Over the past few years, I've gained a better understanding of the climate and the extent to which it is getting worse by reading a lot, but I've also noticed how difficult it is to get that information, and I think I've come to understand why so few people out there bother to pay attention to the issue, even though it will directly effect them.
To paraphrase Bill McKibben, if in 6 months the rate of unemployment should go up by half a percent, everyone will notice and they will scream about it. On the other hand, similar numbers are not being published for the environment, and without the existence of such numbers most people simply don't notice what's going on.
It's not a new idea, 350.org was started on the bases that it was felt we needed to keep the parts per million of Co2 to 350 to protect the environment. Unfortunately we are now at 392 parts per million.
However, it's an oversimplification. For instance, methane plays a role in this, so that is something else that needs to be tracked to. And then of course, there are tipping points. Melting arctic permafrost is going ot have an effect on changing temperatures.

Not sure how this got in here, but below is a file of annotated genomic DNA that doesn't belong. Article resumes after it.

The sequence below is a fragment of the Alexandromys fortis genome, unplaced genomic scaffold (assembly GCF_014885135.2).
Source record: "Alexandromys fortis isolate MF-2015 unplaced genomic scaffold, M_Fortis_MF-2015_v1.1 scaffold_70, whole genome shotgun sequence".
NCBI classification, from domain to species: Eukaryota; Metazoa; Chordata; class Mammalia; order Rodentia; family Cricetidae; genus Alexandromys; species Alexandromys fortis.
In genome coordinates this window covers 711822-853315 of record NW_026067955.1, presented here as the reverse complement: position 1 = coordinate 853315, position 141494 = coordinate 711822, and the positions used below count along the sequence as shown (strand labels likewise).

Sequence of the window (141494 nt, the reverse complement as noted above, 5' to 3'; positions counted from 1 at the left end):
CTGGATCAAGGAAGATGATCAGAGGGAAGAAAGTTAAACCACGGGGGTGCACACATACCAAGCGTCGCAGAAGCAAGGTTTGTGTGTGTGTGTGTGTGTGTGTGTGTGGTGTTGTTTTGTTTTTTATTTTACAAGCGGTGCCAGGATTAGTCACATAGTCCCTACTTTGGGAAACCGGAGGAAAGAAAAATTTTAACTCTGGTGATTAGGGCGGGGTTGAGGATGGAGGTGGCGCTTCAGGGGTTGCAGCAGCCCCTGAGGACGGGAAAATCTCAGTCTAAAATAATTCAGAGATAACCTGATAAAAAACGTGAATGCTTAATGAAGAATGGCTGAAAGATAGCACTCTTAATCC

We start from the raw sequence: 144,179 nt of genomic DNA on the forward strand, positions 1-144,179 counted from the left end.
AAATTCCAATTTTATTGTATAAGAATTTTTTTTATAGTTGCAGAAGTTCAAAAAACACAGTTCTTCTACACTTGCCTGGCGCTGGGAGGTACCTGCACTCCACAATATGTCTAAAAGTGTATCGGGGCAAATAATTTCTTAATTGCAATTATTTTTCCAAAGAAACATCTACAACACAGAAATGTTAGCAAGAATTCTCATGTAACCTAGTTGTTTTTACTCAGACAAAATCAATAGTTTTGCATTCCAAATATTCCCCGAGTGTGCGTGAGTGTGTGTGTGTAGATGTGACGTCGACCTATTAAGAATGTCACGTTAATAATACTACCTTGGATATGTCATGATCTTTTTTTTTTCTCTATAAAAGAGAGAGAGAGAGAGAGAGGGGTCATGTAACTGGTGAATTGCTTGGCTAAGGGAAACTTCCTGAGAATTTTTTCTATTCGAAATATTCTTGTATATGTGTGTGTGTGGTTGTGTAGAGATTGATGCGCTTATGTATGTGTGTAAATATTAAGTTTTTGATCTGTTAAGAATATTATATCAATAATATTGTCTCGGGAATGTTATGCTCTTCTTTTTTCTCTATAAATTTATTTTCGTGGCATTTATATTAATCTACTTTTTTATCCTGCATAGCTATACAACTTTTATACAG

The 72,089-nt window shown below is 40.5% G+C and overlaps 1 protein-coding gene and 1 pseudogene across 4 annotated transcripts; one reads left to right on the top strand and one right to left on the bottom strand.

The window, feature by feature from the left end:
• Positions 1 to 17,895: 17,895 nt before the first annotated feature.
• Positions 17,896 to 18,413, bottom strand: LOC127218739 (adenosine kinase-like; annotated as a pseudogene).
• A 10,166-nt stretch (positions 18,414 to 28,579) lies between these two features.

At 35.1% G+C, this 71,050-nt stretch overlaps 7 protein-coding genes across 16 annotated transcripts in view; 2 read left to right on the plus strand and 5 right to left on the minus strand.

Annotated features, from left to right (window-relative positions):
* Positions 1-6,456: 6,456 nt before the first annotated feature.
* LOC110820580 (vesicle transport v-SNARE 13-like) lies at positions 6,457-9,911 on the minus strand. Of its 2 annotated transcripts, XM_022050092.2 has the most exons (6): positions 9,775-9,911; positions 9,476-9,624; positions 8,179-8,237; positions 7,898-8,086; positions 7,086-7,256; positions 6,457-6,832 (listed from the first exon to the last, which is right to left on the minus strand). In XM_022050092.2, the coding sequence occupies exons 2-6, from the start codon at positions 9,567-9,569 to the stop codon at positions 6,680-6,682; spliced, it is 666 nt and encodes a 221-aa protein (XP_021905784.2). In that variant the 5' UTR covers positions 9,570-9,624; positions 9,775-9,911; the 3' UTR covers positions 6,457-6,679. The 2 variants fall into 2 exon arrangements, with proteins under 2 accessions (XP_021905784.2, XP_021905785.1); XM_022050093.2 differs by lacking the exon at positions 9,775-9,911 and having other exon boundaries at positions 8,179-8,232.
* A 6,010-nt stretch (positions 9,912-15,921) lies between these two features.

I know that there are a lot of people here who keep track of these things, so at this point I'd like to ask the community what numbers they think are most important for understanding the trends of climate change. If you could include the best sources to go to, on the internet or possibly otherwise, I would appreciate it. I mean sources that continue to track the same data and update it on a yearly basis in particular.
I would like to have more information, but beyond that, I think that we should have a conversation about what numbers are important, and we should make it our own personal business to inform people about exactly what is going on.